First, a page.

Editorials

Synthetic marijuana deaths show foolishness of trusting drug traffickers

'Reefer Madness' was a scare tactic to keep kids off drugs

"Reefer Madness" was a 1937 propaganda film intended to scare youngsters away from marijuana. It reemerged in the 1970s as a cult film to be snickered at while taking a toke. It is now in the public domain.
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"Reefer Madness" was a 1937 propaganda film intended to scare youngsters away from marijuana. It reemerged in the 1970s as a cult film to be snickered at while taking a toke. It is now in the public domain.

We snicker today about the scare tactics of the old "Reefer Madness," a 1936 film mostly enjoyed by modern stoners while giggling at it over a bong and Doritos.

But Illinois just saw two people die and 89 sickened when they ingested a synthetic marijuana that had been laced with rat poison. The anti-coagulant in the poison left people with uncontrolled bleeding.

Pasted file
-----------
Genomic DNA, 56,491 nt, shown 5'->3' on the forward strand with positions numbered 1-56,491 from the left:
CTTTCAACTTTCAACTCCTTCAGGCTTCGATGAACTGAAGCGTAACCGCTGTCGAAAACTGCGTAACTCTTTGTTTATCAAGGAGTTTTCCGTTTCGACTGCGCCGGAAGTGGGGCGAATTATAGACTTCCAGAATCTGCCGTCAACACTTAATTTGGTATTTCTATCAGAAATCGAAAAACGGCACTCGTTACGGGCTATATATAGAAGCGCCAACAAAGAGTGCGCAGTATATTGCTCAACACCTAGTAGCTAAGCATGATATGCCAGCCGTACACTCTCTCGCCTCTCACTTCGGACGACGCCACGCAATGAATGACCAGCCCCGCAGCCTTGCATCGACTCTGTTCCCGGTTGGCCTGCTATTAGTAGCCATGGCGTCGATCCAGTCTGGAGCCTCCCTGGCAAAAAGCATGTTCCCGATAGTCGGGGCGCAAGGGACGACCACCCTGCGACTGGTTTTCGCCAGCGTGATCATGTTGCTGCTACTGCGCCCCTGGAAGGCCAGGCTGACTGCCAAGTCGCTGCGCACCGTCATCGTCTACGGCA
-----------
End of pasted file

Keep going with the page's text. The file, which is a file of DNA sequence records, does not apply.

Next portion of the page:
An undercover Chicago cop asked for "the good stuff" and paid $20 for the under-the-counter synthetic marijuana, often called K2 or Spice. It was poisoned. A convenience store owner and two workers were arrested, and the owner had a bag with $280,000 in cash.

Apparently it pays well to be a merchant of death.

Which brings up this question: Why would anyone trust the illicit drug market?

Rat poison in synthetic pot. Fentanyl in cocaine so it's more addictive. Unreliable purity of heroin.

Would anyone eat a sandwich they found on the street? Is ingesting a drug from an unknown source any different?

We get that these are rational thoughts as opposed to the illness of someone wanting to be somewhere between numb and dead. We also get that some tax-hungry state lawmaker will make this an argument for a "safe" supply of pot.

But maybe these deaths are a cautionary tale worth sharing. Maybe it's not a bad idea to be scared of drug traffickers.

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